Northwest Amateur Radio Club (NARC) Training Scheme
As a club we are running a training scheme to bring as
many new people as possible into Amateur Radio.
The club's facilities were visited by Kath Wilson, RSGB Regional Manager
for Region 3, who
commented on the 'excellent facilities that are available for holding
radio amateur exams'
We have already ran over ten M3
foundation courses and we have also ran five
2EŘ intermediate courses. We have a 100% exam pass rate at the N.A.R.C. due to
the efforts of everyone within the club.
Courses are run at regular intervals on demand, and are
available to existing and new members so if you fancy giving it a go
contact us for details of our next
courses or join us at one of our
Non-members will be required to join the club prior to
commencing the course. There is a set exam fee payable to OFCOM board of
examinations which you must pay to take the exam.
The N.A.R.C is also linked with St John Fisher RCHS and we
are highly involved in the training of youth members to bring young people
onto the airwaves.
N.A.R.C has also been successfully involved with training of the
The club recently hosted a
Train the Trainers
session to enhance our standard of tuition.
To aid those planning to take radio
created to allow you to take Mock United Kingdom Amateur Radio (ham) exams
using a mock questions pool. There are questions available for Foundation,
Intermediate and Advanced exams.
Registration is required so the system can
help you keep track of your progress. All the courses should be used in
conjunction with external courses and/or training due to practical elements,
hands on experience and of course the actual exams.
The Hamtests site is only intended as an
aid in learning, not a replacement.
Foundation Licence Syllabus – Main
- Amateur Radio:
The nature of amateur radio.
- Licensing Conditions:
Identifying types of Amateur Licence. Format of Amateur callsigns. Licence
terms and conditions. Assessable items as shown in assessment objectives.
Identify Units of measurement and multiple/sub-multiple prefixes. Simple
circuit theory. Frequencies used in power, audio and radio systems.
- Transmitters and Receivers:
Simple block or “concept” diagrams of a receiver. Technical requirements
of radio receivers.
- Feeder and Antenna:
Feeder requirements. Types of antenna. Antenna basics. Balanced antennas.
Meaning of SWR. Use of a dummy load.
Radio propagation basics.
- EMC: Basics of
electromagnetic compatibility. Station design for EMC. Immunity of radio
receiving and other devices and filtering techniques. Social issues of
- Operating Practices and Procedures:
General practices and procedures. Operating through a repeater. Band
plans. Connecting microphones and other audio sources to the transmitter.
Competence in making radio contacts. Connecting a transmitter/receiver.
- Safety: Sources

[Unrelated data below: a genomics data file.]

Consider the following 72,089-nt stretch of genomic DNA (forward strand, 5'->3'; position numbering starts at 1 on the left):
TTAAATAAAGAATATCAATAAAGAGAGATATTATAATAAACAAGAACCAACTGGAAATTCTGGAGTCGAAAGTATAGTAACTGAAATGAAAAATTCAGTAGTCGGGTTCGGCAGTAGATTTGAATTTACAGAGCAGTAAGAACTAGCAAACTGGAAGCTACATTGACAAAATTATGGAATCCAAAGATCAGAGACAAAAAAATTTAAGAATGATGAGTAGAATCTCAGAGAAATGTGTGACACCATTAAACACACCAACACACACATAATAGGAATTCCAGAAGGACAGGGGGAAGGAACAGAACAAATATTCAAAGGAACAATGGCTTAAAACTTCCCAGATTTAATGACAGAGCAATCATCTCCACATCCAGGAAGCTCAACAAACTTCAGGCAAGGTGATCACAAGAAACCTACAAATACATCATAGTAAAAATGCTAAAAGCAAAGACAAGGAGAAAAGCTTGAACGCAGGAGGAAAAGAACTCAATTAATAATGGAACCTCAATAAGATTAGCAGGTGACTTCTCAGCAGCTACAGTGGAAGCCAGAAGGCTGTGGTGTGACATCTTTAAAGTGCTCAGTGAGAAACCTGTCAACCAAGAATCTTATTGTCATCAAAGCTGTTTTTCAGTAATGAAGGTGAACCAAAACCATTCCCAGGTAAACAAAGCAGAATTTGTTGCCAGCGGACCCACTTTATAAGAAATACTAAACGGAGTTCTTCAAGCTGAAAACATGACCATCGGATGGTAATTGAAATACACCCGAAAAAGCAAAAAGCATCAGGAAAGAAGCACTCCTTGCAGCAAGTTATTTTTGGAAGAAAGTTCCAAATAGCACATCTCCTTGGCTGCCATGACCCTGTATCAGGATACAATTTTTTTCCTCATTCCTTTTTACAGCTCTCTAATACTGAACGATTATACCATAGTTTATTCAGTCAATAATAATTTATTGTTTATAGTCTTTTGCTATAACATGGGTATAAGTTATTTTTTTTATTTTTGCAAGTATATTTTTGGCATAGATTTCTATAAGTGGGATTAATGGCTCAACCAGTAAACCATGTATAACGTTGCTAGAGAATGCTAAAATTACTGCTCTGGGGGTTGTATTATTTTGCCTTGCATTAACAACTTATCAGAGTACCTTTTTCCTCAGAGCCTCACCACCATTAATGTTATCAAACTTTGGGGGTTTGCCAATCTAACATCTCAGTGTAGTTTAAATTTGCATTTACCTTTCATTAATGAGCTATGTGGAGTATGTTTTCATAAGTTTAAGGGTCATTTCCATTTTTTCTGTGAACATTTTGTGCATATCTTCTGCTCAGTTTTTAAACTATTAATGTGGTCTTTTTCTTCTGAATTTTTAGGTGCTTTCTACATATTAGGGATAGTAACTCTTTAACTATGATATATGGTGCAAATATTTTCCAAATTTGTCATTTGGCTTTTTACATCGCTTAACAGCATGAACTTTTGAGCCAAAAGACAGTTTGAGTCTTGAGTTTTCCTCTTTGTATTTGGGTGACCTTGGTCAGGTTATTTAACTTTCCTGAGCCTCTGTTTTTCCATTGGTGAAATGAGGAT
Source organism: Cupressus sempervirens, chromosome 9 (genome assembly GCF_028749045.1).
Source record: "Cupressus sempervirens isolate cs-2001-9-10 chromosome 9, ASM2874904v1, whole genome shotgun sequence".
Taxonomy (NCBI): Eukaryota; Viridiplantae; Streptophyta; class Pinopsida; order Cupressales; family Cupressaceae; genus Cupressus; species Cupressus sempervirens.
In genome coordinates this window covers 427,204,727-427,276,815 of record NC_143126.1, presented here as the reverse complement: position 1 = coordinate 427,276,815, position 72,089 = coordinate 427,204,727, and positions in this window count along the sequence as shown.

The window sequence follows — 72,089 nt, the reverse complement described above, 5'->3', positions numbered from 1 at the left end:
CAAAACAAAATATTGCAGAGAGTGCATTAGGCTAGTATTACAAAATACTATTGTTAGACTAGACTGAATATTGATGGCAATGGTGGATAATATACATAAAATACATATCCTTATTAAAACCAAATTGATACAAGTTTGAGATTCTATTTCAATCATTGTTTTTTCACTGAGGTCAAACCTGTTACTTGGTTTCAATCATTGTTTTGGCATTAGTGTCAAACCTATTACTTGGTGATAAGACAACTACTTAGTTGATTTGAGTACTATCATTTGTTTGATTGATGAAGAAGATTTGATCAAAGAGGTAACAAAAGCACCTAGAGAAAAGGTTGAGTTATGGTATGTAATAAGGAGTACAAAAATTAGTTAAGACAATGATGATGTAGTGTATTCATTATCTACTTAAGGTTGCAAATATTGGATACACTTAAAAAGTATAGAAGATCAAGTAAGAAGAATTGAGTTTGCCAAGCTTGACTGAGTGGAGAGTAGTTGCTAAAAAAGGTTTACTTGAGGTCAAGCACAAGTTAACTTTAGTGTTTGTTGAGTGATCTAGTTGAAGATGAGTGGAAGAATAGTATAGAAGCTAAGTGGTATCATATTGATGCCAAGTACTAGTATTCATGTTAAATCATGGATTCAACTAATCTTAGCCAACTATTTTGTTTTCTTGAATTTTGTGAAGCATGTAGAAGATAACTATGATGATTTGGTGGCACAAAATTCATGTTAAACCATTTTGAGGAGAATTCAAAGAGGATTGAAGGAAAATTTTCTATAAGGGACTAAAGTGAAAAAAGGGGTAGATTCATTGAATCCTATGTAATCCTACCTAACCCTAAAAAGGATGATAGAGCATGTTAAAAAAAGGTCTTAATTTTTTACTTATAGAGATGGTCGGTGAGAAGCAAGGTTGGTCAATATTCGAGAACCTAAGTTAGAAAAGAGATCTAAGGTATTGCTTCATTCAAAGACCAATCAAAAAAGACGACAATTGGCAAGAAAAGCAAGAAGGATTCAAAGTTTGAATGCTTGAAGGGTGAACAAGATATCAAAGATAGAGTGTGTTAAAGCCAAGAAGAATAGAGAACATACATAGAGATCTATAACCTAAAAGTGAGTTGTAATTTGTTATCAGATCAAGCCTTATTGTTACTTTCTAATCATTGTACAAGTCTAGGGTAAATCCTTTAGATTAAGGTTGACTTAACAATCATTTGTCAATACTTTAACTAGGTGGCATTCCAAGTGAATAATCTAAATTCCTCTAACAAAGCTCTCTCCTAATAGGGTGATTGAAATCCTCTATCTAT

of danger: mains, power supplies and high current batteries. Actions to be
taken and avoided in the event of an accident. Station layout and
tidiness. Safe use of headphones.
This is a new licence that was
introduced in January 2002. The Foundation licence is designed to get
you involved in amateur radio as quickly as possible. But before you are
allowed to transmit 'live' it is important that you know a little bit
about how your radio works, the dangers of interfering with other radio
users, how not to upset your neighbours or your parents (if you are a
young person) and the rules and regulations of holding a radio
are run in a friendly informal atmosphere by experienced radio amateurs. The
course will take about 10-12 hours to complete at the end of which you will
sit an examination comprising of twenty five multiple choice questions. Your
exam paper will be marked on the spot.
Once you have passed the exam you get your 'Pass' certificate
and you are on your way! When you have been issued with your own individual
M3 series callsign you will be able to operate on all bands with the
exception of the 28MHz band without supervision but with a power restriction
of 10 Watts.
Once you have gained experience at the
Foundation level we are sure you will want to take the next step up.
To obtain the Intermediate licence it is
advisable to take a training course. This course is longer than the
Foundation course and aims to teach many of the fundamentals of radio in a
stimulating way by actually undertaking practical tasks such as soldering,
building a small project and a variety of other exercises building on the
experience you have gained as a Foundation licence holder.
After completing the course candidates sit
the Intermediate Licence Examination. Again this examination is a
multiple-choice test based on what was learnt on the course, covering the
basic concepts of radio operating on the amateur bands and the licence
conditions. With both of these successfully completed an Intermediate
licence can be obtained.
When you have been issued with your own 2E0
series callsign you will have access to
all the amateur bands without supervision. The
Permitted power levels are increased to 50 watts.